The Briefing, Tuesday, November 6, 2012

It’s Election Day in America, and that fact alone presents us with a full range of issues to discuss in today’s edition of The Briefing: A Daily Analysis of News and Events from a Christian Worldview.

Millions of Americans will head to the polls today, participating in the drama of American democracy. All elections are important, but a vote to elect a President of the United States is particularly important and historic. Presidential elections establish a trajectory for the nation, and those trajectories often extend far into the future.

As Election Day dawns, President Obama and Governor Mitt Romney are effectively tied. Most polls indicate an easier path to 270 electoral votes for President Obama, but those polls are themselves now called into question. USA Today puts the race at a dead tie, with each candidate likely to receive 48% of the popular vote.

We will see. In the meantime, we should reflect on the fact that this election matters more than most, given three considerations. The first is the urgency of the issues. The second consideration is the significant divergence of the two candidates on these issues. The third consideration is the lasting impact of these policies in years and decades ahead.

If President Obama is re-elected, his signature health care reform will be certain to survive congressional attempts to repeal or even modify the plan. The election of Mitt Romney would mean, at the very least, a significant modification of the plan. Either of these decisions will have far-reaching implications.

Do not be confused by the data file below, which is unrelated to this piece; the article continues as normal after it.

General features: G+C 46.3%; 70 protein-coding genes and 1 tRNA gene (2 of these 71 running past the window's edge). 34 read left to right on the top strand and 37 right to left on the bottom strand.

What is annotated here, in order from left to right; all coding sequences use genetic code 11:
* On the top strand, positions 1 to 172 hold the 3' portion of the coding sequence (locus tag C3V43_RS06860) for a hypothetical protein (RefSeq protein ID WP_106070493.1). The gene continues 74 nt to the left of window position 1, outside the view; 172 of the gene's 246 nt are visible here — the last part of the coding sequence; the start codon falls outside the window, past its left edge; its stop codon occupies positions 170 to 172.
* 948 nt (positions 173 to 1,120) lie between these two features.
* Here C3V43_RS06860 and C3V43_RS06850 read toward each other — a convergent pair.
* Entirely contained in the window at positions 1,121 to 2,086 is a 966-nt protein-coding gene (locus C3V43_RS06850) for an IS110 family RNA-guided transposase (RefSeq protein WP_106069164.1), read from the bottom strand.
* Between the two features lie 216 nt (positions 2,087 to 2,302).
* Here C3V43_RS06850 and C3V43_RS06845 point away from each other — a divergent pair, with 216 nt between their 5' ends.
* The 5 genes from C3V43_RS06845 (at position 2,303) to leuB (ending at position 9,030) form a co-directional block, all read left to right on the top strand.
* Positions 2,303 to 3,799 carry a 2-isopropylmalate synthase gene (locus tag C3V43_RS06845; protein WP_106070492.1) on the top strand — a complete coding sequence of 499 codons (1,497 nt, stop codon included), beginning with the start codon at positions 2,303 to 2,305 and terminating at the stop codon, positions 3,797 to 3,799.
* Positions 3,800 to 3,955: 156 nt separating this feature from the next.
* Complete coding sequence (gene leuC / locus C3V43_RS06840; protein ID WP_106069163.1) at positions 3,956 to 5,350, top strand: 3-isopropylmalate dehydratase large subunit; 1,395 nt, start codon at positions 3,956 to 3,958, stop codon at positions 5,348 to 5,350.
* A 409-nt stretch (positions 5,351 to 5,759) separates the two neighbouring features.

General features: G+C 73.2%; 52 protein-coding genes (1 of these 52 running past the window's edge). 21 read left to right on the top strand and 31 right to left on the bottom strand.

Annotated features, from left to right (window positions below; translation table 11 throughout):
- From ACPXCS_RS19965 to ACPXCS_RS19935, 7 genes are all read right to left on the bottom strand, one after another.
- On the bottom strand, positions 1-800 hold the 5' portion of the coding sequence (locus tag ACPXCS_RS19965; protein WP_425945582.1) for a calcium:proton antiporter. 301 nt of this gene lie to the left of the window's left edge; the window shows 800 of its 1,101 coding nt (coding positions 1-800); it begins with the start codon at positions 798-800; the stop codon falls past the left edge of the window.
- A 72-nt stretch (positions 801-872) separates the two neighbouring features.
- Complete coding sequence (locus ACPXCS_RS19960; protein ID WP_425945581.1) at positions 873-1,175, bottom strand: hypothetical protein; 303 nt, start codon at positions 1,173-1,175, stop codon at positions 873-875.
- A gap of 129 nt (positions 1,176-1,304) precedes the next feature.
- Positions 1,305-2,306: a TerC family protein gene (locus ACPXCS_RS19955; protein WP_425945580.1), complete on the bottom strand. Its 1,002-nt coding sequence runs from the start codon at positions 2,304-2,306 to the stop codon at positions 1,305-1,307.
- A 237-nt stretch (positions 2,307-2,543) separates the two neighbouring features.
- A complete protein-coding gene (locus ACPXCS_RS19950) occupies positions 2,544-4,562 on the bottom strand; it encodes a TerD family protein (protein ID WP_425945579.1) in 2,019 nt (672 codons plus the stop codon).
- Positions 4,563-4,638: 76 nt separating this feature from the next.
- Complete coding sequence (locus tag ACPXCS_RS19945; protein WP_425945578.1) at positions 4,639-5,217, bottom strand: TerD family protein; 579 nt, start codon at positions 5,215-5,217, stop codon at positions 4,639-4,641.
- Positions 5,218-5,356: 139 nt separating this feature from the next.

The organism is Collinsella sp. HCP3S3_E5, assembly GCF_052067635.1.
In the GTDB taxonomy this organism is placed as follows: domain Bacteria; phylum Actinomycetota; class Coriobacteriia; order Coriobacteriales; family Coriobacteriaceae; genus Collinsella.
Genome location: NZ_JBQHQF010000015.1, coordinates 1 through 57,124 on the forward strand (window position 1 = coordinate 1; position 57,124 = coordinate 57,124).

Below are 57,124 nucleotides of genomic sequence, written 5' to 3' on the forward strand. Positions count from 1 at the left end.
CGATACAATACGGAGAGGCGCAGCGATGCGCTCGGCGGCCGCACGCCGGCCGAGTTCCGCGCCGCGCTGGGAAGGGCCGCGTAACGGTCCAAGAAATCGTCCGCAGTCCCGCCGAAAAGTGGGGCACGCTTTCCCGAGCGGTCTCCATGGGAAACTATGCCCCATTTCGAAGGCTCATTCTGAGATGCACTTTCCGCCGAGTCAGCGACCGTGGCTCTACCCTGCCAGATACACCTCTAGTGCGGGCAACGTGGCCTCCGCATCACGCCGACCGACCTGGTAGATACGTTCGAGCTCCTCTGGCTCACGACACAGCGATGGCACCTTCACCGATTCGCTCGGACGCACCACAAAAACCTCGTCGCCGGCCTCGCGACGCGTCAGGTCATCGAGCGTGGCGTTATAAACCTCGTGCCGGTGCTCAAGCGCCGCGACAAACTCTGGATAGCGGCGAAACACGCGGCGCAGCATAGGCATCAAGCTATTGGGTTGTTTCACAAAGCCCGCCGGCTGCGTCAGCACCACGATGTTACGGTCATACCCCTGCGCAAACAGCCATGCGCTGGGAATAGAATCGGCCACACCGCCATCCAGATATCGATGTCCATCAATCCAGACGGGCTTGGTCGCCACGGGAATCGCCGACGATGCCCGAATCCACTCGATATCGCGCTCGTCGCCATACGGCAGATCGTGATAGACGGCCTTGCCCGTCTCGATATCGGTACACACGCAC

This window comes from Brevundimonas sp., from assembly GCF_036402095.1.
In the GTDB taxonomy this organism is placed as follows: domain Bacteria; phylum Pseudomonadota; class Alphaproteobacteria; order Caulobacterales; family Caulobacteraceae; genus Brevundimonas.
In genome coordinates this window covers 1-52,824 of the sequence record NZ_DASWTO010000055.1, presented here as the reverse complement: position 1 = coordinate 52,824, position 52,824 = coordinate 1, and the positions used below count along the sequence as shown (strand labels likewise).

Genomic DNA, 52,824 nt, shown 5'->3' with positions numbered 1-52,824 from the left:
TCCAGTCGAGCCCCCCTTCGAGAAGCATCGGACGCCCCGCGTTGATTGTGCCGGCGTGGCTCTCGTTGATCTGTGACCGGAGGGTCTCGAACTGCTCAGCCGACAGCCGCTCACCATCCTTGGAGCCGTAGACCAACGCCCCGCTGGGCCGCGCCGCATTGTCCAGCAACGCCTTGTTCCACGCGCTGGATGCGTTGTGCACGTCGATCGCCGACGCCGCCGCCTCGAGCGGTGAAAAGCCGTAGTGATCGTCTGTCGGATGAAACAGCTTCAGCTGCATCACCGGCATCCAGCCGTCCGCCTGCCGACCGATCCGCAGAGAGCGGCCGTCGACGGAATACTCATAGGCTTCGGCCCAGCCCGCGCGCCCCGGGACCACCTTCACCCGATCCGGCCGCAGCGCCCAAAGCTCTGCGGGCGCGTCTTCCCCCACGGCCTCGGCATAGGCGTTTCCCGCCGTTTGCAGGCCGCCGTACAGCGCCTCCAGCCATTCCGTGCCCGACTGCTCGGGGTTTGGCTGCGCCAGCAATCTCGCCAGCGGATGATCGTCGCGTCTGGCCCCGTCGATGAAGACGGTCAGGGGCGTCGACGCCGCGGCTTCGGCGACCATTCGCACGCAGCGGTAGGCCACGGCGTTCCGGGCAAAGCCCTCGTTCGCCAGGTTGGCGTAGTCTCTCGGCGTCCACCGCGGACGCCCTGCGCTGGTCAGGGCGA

As I discuss, a voting decision is usually not as simple as many think. Most of us likely think of ourselves as rational beings who make big decisions after applying a rational analysis. We can hope that this is true, but humans also make decisions on the basis of intuition. Furthermore, the simple issue of likeability is a huge factor. If honest, most of us could not fully interrogate our own hearts and minds when it comes to big decisions. Nevertheless, Christians must work hard to discipline the mind to make decisions consistent with our worldview and our deepest convictions.

The election is now a barometer of voter enthusiasm, and the candidate with the most enthusiastic voters is sure to win today. As I discuss, enthusiasm is a factor of worldview. Our worldview determines not only our position on issues, but the relative importance we grant to each issue.

I then turn to discuss the truth that every voter decides on the basis of a hierarchy of priorities. We decide which issues are most important to us, and work from there. I contend for the priority of three issues: the sanctity of human life, the integrity of marriage, and the urgency of religious liberty. Christians are rightly concerned about an entire (and expanding) range of issues, but some will inevitably have priority over others. Christians should carefully establish these priorities in light of conviction.

From there I turn to discuss the great divide between the two presidential candidates and their parties. There can be no doubt that this will be an election with huge consequences.

I discuss all these issues and more in today’s Election Day edition of The Briefing: A Daily Analysis of News and Events from a Christian Worldview.    LISTEN HERE